What I mean to say is that the Gospel is primarily the arrival of Jesus Christ.  And His arrival, both in flesh and in connecting with us on the cross, marks the key moment in human history when the human soul was no longer alone.  Of course, the Gospel leads to that list of things mentioned above, but before we race ahead to manifestations and effects, let us first consider what the human soul needs and what Jesus exquisitely did for us at Calgary.

Psalm 73: 25 – 26, 28 says,

“Whom have I in heaven but You?
I desire You more than anything on earth.
 My health may fail, and my spirit may grow weak,
but God remains the strength of my heart;
He is mine forever…
 But as for me, how good it is to be near God!
I have made the Sovereign Lord my shelter,
and I will tell everyone about the wonderful things You do.”

Ecclesiastes 12:1,8 says,

“Don’t let the excitement of youth cause you to forget your Creator. Honor him in your youth before you grow old and say, ‘Life is not pleasant anymore’…’Everything is meaningless,’ says the Teacher, ‘completely meaningless.’”

And then John 1:1-3, 14 says,

“In the beginning the Word already existed.
The Word was with God,
and the Word was God.
He existed in the beginning with God.
God created everything through Him,
and nothing was created except through Him…                                                                   So the Word became human and made His home among us.                                            He was full of unfailing love and faithfulness.”

These Scriptures emphasize that real satisfaction in life can only come from being near to God; AND that the nearness of God can only be accomplished by God in Christ coming near to us.  This is the Gospel.

Yes, of course, the Gospel leads us to other fruitful, righteous realities such as redemption, spiritual maturity, a calling to moral values and human justice, and so on.  However, the Gospel begins and ends with satisfying a holy God and satisfying a hungry, empty soul that can only be filled with Jesus – and it accomplishes this contentment all in one glorious act.

When Jesus was on the cross, He not only paid our penalty, He joined with our pain.  When Jesus was unjustly sentenced to death, He not only covered our sin, He took our shame.  When Jesus hung on that tree next to criminals, He not only sacrificed for you and me, He became fully connected with our souls, so that the writer of Hebrews (4:15-16) could then say,

“This [Jesus] of ours understands our weaknesses, for he faced all of the same testings we do, yet he did not sin. So let us come boldly to the throne of our gracious God. There we will receive his mercy, and we will find grace to help us when we need it most.”

The message of the Gospel is that you do not have to be alone and your soul does not have to stay empty, lost and unfulfilled.  Then, out of that connection and satisfaction in Christ comes the rest of the Christian life.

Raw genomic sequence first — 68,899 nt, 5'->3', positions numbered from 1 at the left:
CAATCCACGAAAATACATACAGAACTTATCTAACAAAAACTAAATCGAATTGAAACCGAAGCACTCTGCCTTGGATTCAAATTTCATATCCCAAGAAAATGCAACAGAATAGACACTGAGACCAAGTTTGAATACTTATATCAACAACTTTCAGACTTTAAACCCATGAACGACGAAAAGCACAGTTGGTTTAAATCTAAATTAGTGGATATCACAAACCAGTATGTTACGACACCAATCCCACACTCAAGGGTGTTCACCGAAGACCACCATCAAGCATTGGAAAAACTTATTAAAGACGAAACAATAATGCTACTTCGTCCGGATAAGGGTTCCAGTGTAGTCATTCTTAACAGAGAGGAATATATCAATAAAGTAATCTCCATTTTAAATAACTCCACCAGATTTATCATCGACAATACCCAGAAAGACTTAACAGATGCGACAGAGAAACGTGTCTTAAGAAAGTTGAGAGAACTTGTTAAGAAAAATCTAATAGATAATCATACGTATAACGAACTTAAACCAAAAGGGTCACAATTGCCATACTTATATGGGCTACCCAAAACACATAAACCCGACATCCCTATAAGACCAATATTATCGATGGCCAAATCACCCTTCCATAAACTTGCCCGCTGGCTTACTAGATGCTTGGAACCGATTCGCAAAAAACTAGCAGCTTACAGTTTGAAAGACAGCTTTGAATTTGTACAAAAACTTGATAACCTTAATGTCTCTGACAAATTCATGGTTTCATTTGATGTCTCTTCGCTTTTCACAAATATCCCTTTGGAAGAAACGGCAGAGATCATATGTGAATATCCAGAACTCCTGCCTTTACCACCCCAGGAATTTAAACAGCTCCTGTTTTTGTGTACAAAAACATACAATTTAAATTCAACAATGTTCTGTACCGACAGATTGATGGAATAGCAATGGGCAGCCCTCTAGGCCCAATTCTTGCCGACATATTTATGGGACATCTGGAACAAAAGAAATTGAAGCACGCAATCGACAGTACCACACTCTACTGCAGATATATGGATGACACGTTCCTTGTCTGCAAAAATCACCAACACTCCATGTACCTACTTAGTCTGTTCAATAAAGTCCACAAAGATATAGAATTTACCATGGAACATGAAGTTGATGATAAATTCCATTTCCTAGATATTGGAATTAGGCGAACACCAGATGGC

Dustin Kensrue’s song provides a poetic lament that every single human being feels, whether they admit it or not.  Sometimes it takes a while for life to show us our own dissatisfaction, but it always does – sooner or later.  We don’t always feel the blood in our shoes even though it is indeed flowing as we keep trying to walk the whole world in search of God knows what.

In all of your travels and seasons of life, as you search and search for meaning and significance, always remember this: it is not enough.  But the Gospel is simply Jesus stepping towards our very center of who we are and saying to us, “I am enough.”

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O Sacred Head, Page CXVI (2012, B-Sides)

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Passion/Resurrection theme continues this week with a powerful old/new number addressing the awful reason why Christ had to die in the first place: us.

Page CXVI is a trio endeavoring to revive old hymns with new musical life.  Their style is one of simplicity and a little shoe-gazing, but beautiful for sure.  Their name?  Well, in their own words, “We got our name from C.S. Lewis’ Chronicles of Narnia in The Magician’s Nephew. Page 116 in the book (CXVI in roman numerals) is where Aslan begins to sing Narnia into creation. Melody being the driving force behind creation really resonated with us, and we stuck with it!”  Perfect!

“O Sacred Head” was originally a passion hymn from the Dark (or Middle) Ages.  I guess a few things good did come out of such a bleak time period.  The old text has many more verses and “Thees” and “Thous”, but the gist of the lyrics is captured by Page CXVI here:

O sacred Head, now wounded, with grief and shame weighed down,
Now scornfully surrounded with thorns, Thine only crown;
How pale art Thou with anguish, with sore abuse and scorn!
Oh how Your face bends solemn, which once was bright as morn!

Men mock and taunt and jeer Thee, Thou noble countenance,
Though mighty worlds shall fear Thee and flee before Thy glance.
Grim death, with cruel rigor, hath robbed Thee of Thy life;                                                Thus Thou hast lost Thy vigor, Thy strength in this sad strife.

You bled by our hands, You bled!

My burdens You have carried, my sins you have borne,